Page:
When the first couple opted to defy God’s law in the Garden of Eden they ceased to have fellowship with the Father because their sin severed the line of direct communication. You see, holiness and sin are as incompatible with each other as light and darkness. They can’t exist in the same space together. What we must get through our thick skulls is that God is absolute holiness so there’s no room for anything unholy in His kingdom. He told the Israelites in Leviticus 19:2, “…You must be holy because I, the Lord your God, am holy.” Being holy, God is sickened by our evil ways. Our sins make us ugly in His sight. Yet, in spite of our indecent behavior and hubris, He continues to love us and yearns to see us come back home to Him. Understand that none of this putrid mess we’ve made down here surprises our Heavenly Father. He formulated a plan to restore fellowship with His children right after He told Adam and Eve, “…you will surely die” (Genesis 2:17). Death was the penalty for disobeying His explicit command not to eat the fruit of the tree of knowledge of good and evil and God meant what He said. He’s not one to mince words, you know. The shame is that we really haven’t changed much since that infamous apple-eating episode so the wide gulf our sin opened between us and God still exists. And it breaks God’s heart for, as Brennan Manning wrote, “I believe His desire for you and me can best be described as a furious longing.” In Jeremiah 31:3 God tells us, “I have loved you with an everlasting love. That is why I have continued to be faithful to you.” Malachi 1:2 succinctly states, “‘I have loved you,’ says the Lord.”
Every popular novel or play contains a certain amount of conflict. But even Dickens couldn’t have come up with a more powerful, intriguing plotline than the ongoing saga of God and His creatures. On one side there’s sinful men and women who’ve foolishly separated themselves from the Holy One who made them. God’s on the other side. Because of His holiness He couldn’t just wave His hand and forgive or render inconsequential mankind’s rebellion. Yet, because of His love, He couldn’t and wouldn’t give up on us, either. It’s the divine dilemma. How could God be just and, at the same time, the justifier? As Job asked, “…how can a human be just before God?” (Job 9:2) Good question. But, as we learn from the Bible, nothing’s impossible with God. He made a way. It’s all rather incredible when you take it all in. C.S. Lewis wrote, “Reality, in fact, is usually something you couldn’t have guessed. That’s one of the reasons I believe Christianity. It’s a religion you couldn’t have guessed. If it offered us just the kind of universe we’d always expected, I should feel we were making it up. But, in fact, it’s not the sort of thing anyone would have made up. It has just that queer twist about it that real things have.”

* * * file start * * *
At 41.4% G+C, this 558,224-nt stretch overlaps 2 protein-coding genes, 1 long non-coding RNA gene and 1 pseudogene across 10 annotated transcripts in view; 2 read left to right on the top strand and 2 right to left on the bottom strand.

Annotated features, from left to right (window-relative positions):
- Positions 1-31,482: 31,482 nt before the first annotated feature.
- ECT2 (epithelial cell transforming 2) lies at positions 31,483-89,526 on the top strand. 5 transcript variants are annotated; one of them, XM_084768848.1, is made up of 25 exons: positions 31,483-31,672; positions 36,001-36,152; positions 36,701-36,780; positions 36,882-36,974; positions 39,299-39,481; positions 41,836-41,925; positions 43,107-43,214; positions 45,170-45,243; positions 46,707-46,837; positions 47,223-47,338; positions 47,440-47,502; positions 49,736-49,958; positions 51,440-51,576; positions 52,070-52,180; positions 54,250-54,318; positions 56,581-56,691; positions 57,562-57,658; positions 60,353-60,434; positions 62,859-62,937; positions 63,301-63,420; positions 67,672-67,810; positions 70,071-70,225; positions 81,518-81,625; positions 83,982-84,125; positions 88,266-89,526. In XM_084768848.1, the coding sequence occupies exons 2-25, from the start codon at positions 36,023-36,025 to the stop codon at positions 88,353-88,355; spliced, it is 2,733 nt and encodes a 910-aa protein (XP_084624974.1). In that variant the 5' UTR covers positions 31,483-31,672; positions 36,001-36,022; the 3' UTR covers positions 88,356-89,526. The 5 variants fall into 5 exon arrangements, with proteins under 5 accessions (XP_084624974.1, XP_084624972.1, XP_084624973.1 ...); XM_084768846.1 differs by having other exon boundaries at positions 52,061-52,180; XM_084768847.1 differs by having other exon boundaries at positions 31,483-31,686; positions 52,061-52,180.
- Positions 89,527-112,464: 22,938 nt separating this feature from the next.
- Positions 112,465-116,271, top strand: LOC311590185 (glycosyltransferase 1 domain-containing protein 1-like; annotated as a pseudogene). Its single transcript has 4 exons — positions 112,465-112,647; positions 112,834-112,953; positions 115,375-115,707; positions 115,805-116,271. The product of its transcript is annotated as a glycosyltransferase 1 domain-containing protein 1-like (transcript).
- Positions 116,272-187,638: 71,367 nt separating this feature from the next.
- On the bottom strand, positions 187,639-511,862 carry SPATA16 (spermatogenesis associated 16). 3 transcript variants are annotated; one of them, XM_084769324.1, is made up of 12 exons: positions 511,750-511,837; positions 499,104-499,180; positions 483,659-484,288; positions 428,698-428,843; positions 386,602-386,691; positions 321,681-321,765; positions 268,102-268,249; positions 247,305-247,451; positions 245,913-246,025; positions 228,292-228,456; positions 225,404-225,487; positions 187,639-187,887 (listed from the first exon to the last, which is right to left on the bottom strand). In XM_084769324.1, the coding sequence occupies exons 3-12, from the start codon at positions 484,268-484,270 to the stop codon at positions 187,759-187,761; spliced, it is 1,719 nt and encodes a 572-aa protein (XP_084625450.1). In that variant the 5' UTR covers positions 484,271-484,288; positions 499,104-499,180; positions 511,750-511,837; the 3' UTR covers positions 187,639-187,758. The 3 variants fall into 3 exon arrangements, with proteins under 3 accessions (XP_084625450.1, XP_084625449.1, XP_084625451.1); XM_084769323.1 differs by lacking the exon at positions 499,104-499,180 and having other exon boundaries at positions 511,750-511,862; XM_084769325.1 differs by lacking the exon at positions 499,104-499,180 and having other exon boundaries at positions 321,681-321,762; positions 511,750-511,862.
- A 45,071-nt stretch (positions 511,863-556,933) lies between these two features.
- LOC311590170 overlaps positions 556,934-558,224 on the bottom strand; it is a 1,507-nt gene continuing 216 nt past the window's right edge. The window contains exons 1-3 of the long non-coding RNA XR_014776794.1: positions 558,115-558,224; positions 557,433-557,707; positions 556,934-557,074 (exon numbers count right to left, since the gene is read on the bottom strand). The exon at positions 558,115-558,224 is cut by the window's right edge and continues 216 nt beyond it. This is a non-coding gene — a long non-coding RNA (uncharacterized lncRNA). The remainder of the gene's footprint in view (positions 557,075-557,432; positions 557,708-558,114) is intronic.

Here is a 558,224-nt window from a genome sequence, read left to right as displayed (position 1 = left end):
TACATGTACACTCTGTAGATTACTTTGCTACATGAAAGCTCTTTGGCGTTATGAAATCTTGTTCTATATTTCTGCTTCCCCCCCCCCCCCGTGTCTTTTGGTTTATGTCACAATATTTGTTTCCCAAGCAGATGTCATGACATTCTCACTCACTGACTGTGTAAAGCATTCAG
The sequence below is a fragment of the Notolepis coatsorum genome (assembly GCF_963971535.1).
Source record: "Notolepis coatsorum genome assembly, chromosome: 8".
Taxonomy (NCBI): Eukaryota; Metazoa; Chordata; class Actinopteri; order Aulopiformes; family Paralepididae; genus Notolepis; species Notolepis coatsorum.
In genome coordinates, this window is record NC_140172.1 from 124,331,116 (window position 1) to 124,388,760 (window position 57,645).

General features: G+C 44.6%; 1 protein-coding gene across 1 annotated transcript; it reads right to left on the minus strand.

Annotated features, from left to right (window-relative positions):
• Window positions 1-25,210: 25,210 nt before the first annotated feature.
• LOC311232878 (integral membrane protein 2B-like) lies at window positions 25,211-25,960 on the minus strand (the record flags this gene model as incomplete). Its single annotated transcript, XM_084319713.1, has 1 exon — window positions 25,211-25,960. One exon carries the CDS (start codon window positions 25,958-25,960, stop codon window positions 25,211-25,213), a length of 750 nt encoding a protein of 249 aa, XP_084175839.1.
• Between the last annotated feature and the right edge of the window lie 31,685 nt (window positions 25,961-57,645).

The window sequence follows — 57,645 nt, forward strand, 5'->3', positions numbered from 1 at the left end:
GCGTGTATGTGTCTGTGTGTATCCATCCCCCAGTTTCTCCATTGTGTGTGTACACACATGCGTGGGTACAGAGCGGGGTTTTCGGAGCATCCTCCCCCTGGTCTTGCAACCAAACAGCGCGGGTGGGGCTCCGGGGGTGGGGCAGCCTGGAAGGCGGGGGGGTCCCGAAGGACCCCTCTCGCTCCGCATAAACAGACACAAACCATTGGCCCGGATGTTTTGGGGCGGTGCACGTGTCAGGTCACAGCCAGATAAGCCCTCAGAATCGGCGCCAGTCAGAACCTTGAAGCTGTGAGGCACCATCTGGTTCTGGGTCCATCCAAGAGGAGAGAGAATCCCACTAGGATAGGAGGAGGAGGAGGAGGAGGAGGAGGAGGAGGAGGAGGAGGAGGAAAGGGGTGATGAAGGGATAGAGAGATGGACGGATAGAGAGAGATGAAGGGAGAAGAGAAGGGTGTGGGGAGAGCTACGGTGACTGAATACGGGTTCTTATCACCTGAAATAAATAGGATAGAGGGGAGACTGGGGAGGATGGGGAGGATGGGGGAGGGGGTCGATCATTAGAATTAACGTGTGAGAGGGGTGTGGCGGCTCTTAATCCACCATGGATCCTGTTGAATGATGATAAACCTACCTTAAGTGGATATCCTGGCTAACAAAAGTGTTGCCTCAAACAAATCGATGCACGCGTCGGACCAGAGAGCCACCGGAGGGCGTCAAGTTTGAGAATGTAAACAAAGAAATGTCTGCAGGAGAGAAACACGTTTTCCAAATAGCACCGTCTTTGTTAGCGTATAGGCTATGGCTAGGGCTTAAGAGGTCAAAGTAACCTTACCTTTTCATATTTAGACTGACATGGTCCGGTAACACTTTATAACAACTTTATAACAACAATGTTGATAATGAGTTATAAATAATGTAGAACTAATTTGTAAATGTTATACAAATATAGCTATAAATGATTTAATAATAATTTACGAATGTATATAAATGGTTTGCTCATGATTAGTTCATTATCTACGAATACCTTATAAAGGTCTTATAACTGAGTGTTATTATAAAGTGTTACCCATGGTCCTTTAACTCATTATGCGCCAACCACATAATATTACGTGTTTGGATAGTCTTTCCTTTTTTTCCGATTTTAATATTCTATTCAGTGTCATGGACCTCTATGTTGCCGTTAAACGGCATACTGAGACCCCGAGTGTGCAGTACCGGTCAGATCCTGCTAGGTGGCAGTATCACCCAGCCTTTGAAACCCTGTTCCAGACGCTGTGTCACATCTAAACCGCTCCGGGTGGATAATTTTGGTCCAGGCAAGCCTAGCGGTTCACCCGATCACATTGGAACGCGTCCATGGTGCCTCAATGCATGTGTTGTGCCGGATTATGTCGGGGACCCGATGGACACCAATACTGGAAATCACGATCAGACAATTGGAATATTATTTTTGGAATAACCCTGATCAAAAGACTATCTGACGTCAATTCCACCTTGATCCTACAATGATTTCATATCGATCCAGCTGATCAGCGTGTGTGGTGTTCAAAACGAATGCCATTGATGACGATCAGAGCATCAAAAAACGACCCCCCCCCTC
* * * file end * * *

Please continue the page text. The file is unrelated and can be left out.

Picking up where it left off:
If you’re anything like me you’ve probably wondered why God spoke so clearly to people like Abraham, Moses and the prophets while I’ve personally never heard a peep out of Him. What am I, a canned ham? Why the silent treatment? Of course, I’m being facetious. I know the answer already and His name is Jesus Christ. When His mission was completed and He announced, “It is finished” (John 19:30), there was nothing left to be said to any of us. We had all the truth we were ever going to require. God solved the problem once and for all. He now speaks to us not with words but through revelation. Revelation means “to make known” or “to unveil.” The revealer, of course, was Jesus. After Christ’s ascension to the right hand of the Father the Apostles were the recipients who wrote down or dictated to others what God communicated to them via the Holy Spirit. So, in essence, the Bible is our spiritual radio. If we leave it unplugged we’ll never hear a thing. Dr. Graham wrote, “In the revelation God established between Himself and us we can find a new dimension of living, but we must first ‘tune in.’”
Our Heavenly Father wants us to attain levels of fulfillment we’ve only dreamed of attaining. He desires us to know peace, satisfaction and joy as daily realities. His light never stops shining down on us. It’s we who step away, back into the darkness. God’s voice is beautiful. It’s we who turn a deaf ear to His sweet timbre. “Come then, my beloved, my lovely one, come. For see, winter is past, the rains are over and gone. Flowers are appearing on the earth. The season of glad songs has come. …Come then, my beloved, my lovely one, come” (The Song of Songs 2:10-13). God exists and He sings His love song to us.